I am a federal employee and I have been complaining off and on for two years that my finger tips go numb at any given time. If I massage the tips of each finger (both hands) it finally gets better. I think I may have Carpal Tunnel Syndrome.
Last night I awoke in extreme pain, more in my left hand (I am left handed) than my right, both of which were numb on the tips. I got my right hand back rather quickly, but my left thumb took me 7 minutes of massaging to get rid of the numbness and pain. Today both of my hands hurt so badly I can hardly bend them finger to wrist.
I was at work typing and biting my lip because of the pain. I am soon to be 49 yrs old and I have been at my federal job since 2003. I started out as a police dispatcher and now I am in facilities. I still type quite a bit. I started dispatching in 1995.
Would I put in a workers’ comp claim through my present employer? I am hoping one of the doctors I saw will have documentation of my complaints of numbness in my finger tips. I was never treated for it by doctors since the symptoms weren’t so bad. I just dealt with it and moved on. Can I file a claim now? Or is it too late? Thanks.
Disclaimer: Our response is not formal legal advice and does not create an attorney-client relationship. It is generic legal information based on the very limited information provided. Do not rely upon the information in our response, or anywhere else on this site, when deciding the proper course of a legal matter. Always get a personalized case review from a local attorney.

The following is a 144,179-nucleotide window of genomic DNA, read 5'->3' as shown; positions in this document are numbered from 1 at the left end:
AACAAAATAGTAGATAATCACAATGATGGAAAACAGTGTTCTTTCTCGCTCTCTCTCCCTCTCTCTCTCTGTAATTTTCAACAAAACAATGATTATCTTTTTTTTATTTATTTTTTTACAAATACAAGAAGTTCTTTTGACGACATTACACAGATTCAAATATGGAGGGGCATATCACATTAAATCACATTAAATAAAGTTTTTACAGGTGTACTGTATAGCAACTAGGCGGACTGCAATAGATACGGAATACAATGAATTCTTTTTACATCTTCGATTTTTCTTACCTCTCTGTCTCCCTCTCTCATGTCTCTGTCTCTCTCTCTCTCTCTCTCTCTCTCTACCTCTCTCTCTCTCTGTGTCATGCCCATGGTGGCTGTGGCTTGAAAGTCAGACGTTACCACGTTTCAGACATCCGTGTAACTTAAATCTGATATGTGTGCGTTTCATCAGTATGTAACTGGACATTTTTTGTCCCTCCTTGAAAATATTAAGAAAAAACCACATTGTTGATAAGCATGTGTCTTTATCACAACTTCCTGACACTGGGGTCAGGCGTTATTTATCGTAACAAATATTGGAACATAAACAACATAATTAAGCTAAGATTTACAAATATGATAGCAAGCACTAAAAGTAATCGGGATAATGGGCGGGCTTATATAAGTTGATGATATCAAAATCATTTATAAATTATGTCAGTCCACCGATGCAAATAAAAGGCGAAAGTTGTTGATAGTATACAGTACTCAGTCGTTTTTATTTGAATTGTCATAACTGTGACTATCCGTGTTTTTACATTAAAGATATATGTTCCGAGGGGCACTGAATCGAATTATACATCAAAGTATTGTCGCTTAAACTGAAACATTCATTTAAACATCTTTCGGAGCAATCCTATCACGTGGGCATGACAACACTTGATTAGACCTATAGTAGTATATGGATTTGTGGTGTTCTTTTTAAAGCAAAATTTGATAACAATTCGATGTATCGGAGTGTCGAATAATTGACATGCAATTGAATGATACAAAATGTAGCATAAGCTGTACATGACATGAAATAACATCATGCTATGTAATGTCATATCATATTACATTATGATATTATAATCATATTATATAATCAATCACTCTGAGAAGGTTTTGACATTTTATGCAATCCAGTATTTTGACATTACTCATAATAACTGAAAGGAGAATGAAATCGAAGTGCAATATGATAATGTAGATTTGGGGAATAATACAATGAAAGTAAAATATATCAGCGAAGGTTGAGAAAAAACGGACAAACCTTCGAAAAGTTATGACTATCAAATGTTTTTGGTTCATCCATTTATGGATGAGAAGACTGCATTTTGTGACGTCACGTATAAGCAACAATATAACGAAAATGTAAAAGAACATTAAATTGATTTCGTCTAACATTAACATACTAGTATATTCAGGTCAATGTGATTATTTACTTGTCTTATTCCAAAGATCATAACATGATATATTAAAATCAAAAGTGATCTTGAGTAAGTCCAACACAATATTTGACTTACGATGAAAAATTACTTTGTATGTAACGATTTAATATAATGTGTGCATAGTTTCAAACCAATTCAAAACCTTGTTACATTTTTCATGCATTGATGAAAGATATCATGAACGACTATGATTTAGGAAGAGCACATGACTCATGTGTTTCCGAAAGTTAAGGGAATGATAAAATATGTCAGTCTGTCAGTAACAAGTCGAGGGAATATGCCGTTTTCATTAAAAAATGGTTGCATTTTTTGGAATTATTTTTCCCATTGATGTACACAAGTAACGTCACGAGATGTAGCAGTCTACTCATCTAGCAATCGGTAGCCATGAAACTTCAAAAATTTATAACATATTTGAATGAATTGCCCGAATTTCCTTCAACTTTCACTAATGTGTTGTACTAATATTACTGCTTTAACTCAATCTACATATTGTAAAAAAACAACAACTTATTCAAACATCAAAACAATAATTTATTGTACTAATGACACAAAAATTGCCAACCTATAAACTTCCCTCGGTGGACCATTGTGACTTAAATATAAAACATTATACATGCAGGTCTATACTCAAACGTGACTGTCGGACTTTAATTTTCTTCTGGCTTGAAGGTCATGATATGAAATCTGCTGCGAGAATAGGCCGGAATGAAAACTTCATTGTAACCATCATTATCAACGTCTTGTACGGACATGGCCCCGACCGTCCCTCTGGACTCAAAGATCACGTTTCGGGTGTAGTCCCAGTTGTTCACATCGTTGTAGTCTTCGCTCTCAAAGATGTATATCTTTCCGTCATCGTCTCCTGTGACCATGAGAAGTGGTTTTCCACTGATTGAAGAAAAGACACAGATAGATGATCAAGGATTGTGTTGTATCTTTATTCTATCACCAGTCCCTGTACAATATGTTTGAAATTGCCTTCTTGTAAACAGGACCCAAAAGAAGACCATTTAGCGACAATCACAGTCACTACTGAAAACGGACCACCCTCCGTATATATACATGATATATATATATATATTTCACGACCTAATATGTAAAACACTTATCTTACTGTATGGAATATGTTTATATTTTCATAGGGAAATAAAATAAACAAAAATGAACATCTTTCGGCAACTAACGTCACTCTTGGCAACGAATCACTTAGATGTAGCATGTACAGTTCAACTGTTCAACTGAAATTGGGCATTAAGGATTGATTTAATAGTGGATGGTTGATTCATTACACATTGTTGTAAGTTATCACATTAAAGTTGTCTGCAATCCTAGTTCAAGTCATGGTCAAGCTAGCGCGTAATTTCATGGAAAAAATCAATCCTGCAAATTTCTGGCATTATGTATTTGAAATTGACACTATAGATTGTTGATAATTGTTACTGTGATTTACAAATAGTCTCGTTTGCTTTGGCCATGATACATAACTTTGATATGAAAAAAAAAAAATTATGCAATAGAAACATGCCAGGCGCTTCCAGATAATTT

It is not too late to file a workers’ compensation claim. While you have been suffering for two (2) years, you are still experiencing substantial pain, apparently directly related to your work duties as a federal employee.
Once you have filed a claim you will be sent to a government-approved physician who will be referred to as your primary care physician (PCP). He or she will likely request your medical documentation from the doctors you have already seen for your pain, or you may take copies of those records with you when you see the PCP.
Once you have seen the PCP, it is likely he or she will refer you to an orthopedic surgeon who will further evaluate you and your symptoms. Then whatever treatment he or she recommends will be offered to you at no cost and as part of your workers’ compensation benefits.
Once you have seen those physicians, they may recommend you not be assigned to work duties which include typing or otherwise using your hands to enter data. As a result, you may be assigned to other less hand-intensive duties. Moreover, if you are not able to work at any capacity while treating or recovering, you will be entitled to about 2/3rds of your lost wages.
Learn more here: Federal Workers' Compensation Claims
The above is general information. Laws change frequently, and across jurisdictions. You should get a personalized case evaluation from a licensed attorney.
We wish you the best with your claim,
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